Throughout old town we are constantly called to purchase fruits, sunglasses, sweet deep fried dough and savoury meals from vendors aging from four years to 100; children sent out to help support families at a very young age as school is not an affordable option and retirement usually not an option for the elderly.  Sometimes shaking our heads 'no' politely with smiles on our face is enough to send people in search of other customers but often 'no' is not enough.  They will follow us down the street pushing their goods in our face in hopes we will "Please, take a look, Sir!".  Eventually Julian, having learnt from Bangkok in particular, began to have fun with the vendors as they walked with us for a few blocks having full but somewhat one-sided conversations, using the english language to its full capacity knowing full well his words are not being understood, developing his own rapport to match their sales pitch.  With a smile on his face he will insist that should make a purchase now he will be "unable finance little Johnny down the road for the new yo-yo he desperately needs nor send May and her sisters, cousins, aunts, uncles and second cousins-once-removed to school so they might better themselves in this harsh and dangerous world and besides, if we bought all the zebras, elephants, bananas, pastries and coach tickets we have been offered; how on earth would we carry it all in our merger backpacks? After all, we don't have any walls to hang them from and the postage would triple the costs despite the 'special price' and really, a new suit is no use whatsoever to a travelling trucker unlikely to be invited to any weddings, funerals, birthday celebrations or bar mitzvahs in the near future and the dragons we're sure to meet in China next year would suffer as a direct consequence of any purchase today, and you wouldn't want that, would you?".  He is just as persistent as they are, barely drawing breath until the exasperated merchant will stop in amused amazement, shaking her hands at us in defeat.

This becomes routine as we explore Hanoi; constant interaction causing our perception of the mood of the city to change dramatically as we visit the sights.  Some who are eager to get into our wallet and whom are used to regular interaction with tourists are generally friendly.  This is not always the case however and as we venture out of the tourist zone we are often greeted with narrow eyed glares and a very different, not so positive energy.  One man called out to me "Hey, you American?!".  Shocked and suitably offended I responded to him that I was definitely not American which seemed to satisfy him and he went back to his business.  Cold stares followed us around parts the city from the older generation and the conversation between Julian and I focused very much on me picking his brains for information about the Vietnam / American war and I began to understand the ill feelings from the people in the north a little more.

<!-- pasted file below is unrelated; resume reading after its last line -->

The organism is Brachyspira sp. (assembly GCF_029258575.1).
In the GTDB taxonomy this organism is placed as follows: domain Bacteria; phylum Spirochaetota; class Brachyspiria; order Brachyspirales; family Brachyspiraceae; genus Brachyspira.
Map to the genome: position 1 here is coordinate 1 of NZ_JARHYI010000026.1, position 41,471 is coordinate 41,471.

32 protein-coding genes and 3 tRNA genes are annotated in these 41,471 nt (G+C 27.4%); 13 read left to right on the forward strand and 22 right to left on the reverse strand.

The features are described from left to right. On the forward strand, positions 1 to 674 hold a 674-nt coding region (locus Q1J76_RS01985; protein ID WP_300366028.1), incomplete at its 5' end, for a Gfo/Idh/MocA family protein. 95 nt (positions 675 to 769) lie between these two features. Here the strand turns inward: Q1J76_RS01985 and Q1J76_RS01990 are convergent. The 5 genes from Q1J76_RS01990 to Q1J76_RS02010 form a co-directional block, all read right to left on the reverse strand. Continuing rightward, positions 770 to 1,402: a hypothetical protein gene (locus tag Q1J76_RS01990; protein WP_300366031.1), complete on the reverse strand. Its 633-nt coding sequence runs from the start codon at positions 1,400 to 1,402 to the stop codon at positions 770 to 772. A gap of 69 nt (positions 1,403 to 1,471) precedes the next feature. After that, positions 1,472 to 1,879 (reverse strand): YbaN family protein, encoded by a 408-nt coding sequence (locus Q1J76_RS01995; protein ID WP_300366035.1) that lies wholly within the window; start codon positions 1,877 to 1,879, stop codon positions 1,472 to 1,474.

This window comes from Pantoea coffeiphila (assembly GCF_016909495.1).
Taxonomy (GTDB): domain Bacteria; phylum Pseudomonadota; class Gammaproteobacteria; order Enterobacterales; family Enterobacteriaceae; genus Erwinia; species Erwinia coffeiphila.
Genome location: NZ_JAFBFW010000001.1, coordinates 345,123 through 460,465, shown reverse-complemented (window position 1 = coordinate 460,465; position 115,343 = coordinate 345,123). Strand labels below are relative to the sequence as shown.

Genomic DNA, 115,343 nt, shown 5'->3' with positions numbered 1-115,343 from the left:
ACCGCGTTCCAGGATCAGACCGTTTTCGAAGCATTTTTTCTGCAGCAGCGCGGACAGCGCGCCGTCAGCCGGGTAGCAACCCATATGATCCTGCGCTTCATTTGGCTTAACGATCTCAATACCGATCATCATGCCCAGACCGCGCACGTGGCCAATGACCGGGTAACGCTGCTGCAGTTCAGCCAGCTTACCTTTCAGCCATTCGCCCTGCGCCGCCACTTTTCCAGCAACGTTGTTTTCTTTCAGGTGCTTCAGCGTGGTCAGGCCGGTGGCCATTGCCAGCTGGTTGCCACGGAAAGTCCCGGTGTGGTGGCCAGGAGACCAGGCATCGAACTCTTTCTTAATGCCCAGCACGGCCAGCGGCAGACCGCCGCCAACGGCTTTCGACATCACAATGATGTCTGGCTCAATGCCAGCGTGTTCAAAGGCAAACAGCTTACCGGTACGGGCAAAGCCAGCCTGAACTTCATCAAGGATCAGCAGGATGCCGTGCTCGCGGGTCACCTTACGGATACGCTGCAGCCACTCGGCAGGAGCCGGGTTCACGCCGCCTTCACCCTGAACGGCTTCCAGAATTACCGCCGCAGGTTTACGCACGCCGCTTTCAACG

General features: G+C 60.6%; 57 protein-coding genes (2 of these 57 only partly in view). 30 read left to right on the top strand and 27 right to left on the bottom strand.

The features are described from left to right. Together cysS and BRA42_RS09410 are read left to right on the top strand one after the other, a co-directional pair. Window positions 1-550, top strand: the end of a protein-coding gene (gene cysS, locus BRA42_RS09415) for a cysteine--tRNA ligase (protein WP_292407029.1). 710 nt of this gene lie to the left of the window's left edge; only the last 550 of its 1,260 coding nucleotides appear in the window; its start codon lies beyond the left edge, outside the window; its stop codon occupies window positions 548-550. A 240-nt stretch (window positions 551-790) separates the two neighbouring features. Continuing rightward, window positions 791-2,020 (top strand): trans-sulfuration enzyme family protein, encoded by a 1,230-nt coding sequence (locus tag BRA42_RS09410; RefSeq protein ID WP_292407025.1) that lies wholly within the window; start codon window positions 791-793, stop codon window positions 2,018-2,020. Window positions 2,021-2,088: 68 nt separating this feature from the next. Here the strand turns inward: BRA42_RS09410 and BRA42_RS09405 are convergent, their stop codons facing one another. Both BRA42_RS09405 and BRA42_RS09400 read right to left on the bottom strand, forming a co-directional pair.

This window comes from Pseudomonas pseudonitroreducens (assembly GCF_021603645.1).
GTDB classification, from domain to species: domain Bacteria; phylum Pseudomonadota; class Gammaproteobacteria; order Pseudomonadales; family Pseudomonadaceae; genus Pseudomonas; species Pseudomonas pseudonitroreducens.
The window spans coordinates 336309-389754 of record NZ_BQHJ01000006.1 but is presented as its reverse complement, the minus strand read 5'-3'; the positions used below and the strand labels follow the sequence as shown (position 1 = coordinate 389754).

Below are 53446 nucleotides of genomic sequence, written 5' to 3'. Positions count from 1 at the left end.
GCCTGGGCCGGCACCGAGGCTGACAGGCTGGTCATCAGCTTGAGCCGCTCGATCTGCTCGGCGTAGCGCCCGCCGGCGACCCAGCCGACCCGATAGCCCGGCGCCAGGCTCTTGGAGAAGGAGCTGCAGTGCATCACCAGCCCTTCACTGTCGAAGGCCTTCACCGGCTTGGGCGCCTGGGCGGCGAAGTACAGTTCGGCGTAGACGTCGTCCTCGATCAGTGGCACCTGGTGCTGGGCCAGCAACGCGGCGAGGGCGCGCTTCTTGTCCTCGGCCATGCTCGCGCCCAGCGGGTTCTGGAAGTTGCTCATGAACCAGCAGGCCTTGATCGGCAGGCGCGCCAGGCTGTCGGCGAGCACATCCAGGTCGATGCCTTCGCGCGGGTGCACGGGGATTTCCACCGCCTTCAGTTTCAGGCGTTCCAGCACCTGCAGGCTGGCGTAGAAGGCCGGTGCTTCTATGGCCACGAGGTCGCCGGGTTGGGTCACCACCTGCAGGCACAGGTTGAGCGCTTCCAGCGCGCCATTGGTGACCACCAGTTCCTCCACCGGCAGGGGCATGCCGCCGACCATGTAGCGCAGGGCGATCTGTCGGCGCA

We visited one of the several temples in Vietnam dedicated to Confucius; The Temple of Literature which hosts the Imperial Academy, Vietnams first university.  The grounds are gorgeous; large pools such as the 'Lake of Literature' surrounded by mature trees with impressive root systems.  Large potted bonsai trees decorate the courtyard amongst various statues of important teachers and scholars.  Despite war and disasters the temple has undergone major restorations preserving the ancient architectural style.


In most cities we will read up on the popular sites of the city and spend time touring these areas.  In Hanoi however, the "sites" are few and far between so our experience was related much more to the vibe the city gave off; the people, the chaos, the energy and noise of the streets and narrow alleyways and we spend a couple of days simply wandering the streets and taking it all in.  In book and from fellow travellers we have heard that Vietnam boasts some of the best food in SE Asia.  Within the first few days we spent in Hanoi I have yet to be convinced of this and have been consistently disappointed with the menus on offer and dishes laid before me.  Finally, on our last night before leaving for Sapa we found a street stall which offered the best food so far.  Shrimp and noodles for me while Julian ordered "beef and fried potato'.  He was presented with a plate of french fries with sautéed beef and smothered in a gravy thick with garlic and ginger.  Poutine, Vietnam style.  I only wish I could have indulged in a entire plate myself, my health conscious guilt taking over.  I'm finding things tough enough that foods I choose not to consume on a 'normal' basis are unavoidable here as I find myself eating rice or noodles daily. My body is definitely having trouble processing it along with issues with lack of the nutrients I'm used to through not having available either the variety nor quantity of vegetables we're used to eating.  My usual active lifestyle limited here to yoga (when I can cope with the heat) and walking around new places is taking its toll on my mind and body and I anticipate spending the next few days trekking up to hill tribe villages in northern Vietnam. 

No comments:

Post a Comment